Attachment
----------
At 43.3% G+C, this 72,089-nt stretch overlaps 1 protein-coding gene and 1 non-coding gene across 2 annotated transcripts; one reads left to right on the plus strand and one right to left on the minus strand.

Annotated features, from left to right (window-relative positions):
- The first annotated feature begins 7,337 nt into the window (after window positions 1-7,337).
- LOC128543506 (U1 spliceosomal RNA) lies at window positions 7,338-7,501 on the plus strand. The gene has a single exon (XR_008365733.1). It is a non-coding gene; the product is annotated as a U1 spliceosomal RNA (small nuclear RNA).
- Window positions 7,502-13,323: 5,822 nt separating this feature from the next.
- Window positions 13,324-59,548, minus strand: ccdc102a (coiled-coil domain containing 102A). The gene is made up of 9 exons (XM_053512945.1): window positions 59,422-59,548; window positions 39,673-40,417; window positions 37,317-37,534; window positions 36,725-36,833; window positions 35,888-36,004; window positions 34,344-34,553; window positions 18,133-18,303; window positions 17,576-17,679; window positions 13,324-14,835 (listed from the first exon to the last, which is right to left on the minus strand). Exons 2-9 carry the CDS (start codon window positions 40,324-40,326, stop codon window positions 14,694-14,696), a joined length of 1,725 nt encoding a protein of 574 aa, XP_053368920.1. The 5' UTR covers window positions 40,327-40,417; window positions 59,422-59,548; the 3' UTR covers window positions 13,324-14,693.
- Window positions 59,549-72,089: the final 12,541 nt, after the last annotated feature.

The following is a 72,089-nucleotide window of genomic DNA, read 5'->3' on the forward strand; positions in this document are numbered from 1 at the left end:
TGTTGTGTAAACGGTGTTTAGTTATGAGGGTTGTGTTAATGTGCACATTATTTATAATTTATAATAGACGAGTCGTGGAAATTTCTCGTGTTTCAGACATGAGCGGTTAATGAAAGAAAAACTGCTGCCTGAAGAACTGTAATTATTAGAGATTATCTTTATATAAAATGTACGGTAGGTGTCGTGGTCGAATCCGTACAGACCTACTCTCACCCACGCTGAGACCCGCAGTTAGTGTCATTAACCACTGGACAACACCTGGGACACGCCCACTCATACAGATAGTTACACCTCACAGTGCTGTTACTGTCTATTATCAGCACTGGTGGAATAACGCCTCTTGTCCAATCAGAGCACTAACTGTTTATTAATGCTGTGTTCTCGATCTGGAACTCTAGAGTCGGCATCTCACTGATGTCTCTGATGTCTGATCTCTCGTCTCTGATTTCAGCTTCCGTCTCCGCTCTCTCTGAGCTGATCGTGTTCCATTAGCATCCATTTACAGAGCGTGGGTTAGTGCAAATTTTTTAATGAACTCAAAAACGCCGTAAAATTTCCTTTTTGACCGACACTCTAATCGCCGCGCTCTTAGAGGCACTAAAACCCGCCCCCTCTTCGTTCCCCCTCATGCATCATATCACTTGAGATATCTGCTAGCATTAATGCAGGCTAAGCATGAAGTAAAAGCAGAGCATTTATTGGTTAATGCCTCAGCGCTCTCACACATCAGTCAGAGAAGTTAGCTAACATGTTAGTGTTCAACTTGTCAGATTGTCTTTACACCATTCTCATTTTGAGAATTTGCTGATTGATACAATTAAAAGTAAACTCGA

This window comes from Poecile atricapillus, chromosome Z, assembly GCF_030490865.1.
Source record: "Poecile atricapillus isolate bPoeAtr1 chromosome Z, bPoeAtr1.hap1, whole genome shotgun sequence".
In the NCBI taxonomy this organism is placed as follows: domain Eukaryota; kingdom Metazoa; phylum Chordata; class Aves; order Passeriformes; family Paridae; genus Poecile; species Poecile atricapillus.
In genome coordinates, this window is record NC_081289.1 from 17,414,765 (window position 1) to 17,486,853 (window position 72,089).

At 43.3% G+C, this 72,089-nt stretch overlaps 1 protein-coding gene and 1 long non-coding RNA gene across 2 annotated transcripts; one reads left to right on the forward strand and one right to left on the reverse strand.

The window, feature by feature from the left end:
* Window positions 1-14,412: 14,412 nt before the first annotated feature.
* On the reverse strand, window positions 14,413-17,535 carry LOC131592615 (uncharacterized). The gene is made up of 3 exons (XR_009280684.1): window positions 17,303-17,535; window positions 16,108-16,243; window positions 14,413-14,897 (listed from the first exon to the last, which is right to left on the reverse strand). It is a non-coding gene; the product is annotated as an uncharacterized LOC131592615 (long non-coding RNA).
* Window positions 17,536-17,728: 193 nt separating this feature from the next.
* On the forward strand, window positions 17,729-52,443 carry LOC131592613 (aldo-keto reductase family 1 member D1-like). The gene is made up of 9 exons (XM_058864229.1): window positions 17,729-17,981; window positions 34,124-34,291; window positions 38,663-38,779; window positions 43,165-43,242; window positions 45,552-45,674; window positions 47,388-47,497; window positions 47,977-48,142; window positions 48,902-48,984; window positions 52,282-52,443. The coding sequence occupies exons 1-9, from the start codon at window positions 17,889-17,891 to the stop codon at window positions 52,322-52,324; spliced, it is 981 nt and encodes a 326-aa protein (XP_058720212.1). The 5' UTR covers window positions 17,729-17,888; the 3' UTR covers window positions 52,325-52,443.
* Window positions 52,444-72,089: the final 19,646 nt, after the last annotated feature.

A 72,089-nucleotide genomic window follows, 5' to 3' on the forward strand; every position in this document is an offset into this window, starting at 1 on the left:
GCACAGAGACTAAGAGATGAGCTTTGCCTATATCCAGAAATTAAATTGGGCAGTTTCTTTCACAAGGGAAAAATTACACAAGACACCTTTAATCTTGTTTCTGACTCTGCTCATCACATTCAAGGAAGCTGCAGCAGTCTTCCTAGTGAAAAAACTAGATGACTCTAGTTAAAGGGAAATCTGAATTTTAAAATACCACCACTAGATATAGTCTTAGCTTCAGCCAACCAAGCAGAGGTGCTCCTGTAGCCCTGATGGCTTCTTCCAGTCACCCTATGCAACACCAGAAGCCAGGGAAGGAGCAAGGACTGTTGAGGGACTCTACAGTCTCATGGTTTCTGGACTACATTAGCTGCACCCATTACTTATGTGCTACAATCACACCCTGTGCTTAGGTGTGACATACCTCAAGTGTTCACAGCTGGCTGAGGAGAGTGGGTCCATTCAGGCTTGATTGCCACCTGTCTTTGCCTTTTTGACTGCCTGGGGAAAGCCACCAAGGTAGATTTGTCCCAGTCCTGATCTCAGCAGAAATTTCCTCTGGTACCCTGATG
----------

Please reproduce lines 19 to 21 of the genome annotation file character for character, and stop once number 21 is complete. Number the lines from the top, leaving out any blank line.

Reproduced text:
* On the forward strand, window positions 17,729-52,443 carry LOC131592613 (aldo-keto reductase family 1 member D1-like). The gene is made up of 9 exons (XM_058864229.1): window positions 17,729-17,981; window positions 34,124-34,291; window positions 38,663-38,779; window positions 43,165-43,242; window positions 45,552-45,674; window positions 47,388-47,497; window positions 47,977-48,142; window positions 48,902-48,984; window positions 52,282-52,443. The coding sequence occupies exons 1-9, from the start codon at window positions 17,889-17,891 to the stop codon at window positions 52,322-52,324; spliced, it is 981 nt and encodes a 326-aa protein (XP_058720212.1). The 5' UTR covers window positions 17,729-17,888; the 3' UTR covers window positions 52,325-52,443.
* Window positions 52,444-72,089: the final 19,646 nt, after the last annotated feature.

A 72,089-nucleotide genomic window follows, 5' to 3' on the forward strand; every position in this document is an offset into this window, starting at 1 on the left: